The Importance of Fiber
As you probably recall, fiber is a component of complex carbohydrates. Because humans lack the enzyme required to break it down, fiber cannot be digested in the stomach and converted into simple sugars. Instead it acts as a gastrointestinal broom, a nutritional wonder food that can lower cholesterol; ensure regular bowel movements; and aid in the treatment of gastrointestinal conditions such as hemorrhoids, constipation, and diverticulitis.
There are two types of fiber: soluble and insoluble. Soluble fiber dissolves in water, which reduces the time it takes to empty the stomach, and lowers cholesterol levels. Good sources include dried peas and beans, apples, and oats.
Insoluble fiber — known as roughage — cannot dissolve in water but absorbs water. Insoluble fiber adds bulk to the stool and helps move food through the digestive tract, thereby preventing constipation, a problem for people with hypothyroidism.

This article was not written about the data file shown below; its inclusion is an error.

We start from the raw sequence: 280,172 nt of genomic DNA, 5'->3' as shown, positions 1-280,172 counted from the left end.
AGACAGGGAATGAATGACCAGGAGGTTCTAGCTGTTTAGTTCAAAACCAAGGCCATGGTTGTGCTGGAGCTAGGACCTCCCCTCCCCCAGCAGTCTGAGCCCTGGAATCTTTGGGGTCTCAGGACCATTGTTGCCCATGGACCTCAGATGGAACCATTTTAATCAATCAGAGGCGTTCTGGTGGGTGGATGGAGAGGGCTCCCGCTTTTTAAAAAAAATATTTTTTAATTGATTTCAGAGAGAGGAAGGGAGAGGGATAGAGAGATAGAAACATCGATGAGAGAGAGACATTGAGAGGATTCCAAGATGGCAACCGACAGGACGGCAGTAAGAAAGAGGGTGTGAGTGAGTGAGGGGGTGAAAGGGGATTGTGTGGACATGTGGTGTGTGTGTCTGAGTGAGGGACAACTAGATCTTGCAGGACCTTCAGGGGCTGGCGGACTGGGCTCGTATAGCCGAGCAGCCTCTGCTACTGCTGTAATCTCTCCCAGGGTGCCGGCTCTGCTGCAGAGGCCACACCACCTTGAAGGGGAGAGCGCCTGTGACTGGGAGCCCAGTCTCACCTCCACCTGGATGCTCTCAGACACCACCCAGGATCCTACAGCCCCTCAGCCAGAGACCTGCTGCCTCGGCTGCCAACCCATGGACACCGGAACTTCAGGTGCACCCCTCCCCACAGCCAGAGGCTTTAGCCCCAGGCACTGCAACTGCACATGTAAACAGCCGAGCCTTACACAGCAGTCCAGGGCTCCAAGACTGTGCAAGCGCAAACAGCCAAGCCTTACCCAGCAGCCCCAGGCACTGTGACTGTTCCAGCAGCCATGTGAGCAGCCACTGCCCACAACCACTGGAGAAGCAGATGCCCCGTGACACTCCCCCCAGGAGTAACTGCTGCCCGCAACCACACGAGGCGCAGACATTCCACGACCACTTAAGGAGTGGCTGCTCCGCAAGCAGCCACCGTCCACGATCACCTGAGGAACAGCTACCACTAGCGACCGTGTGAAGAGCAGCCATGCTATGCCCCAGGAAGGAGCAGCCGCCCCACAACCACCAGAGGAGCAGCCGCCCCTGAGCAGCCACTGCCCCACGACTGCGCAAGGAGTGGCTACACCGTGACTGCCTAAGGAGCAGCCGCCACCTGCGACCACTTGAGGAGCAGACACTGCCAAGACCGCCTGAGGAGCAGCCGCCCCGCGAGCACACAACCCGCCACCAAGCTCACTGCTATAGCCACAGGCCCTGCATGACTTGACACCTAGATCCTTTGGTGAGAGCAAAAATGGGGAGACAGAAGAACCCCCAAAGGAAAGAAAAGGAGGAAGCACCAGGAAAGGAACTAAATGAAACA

Good sources of fiber include oatmeal, broccoli, legumes, Brussels sprouts, whole-wheat bread, green beans, and the skins of fruits.
Most foods rich in fiber are also loaded with other nutrients.
If you're trying to eat more fiber-rich food, do it slowly. Too much at once can cause uncomfortable gas and bloating. And make sure you drink enough water with the fiber to help it move through your system without causing a disruption.
In people who are battling weight gain caused by thyroid disease, a diet rich in fiber can help promote weight loss by displacing unhealthy foods with healthy ones. It can also help relieve the constipation that comes with hypothyroidism. In addition, fiber binds bile acids, which are rich in cholesterol, thereby lowering cholesterol levels.
If you do increase your intake of fiber, make sure to keep tabs on your thyroid function with routine tests. A diet rich in fiber may decrease the amount of thyroid medication that your body absorbs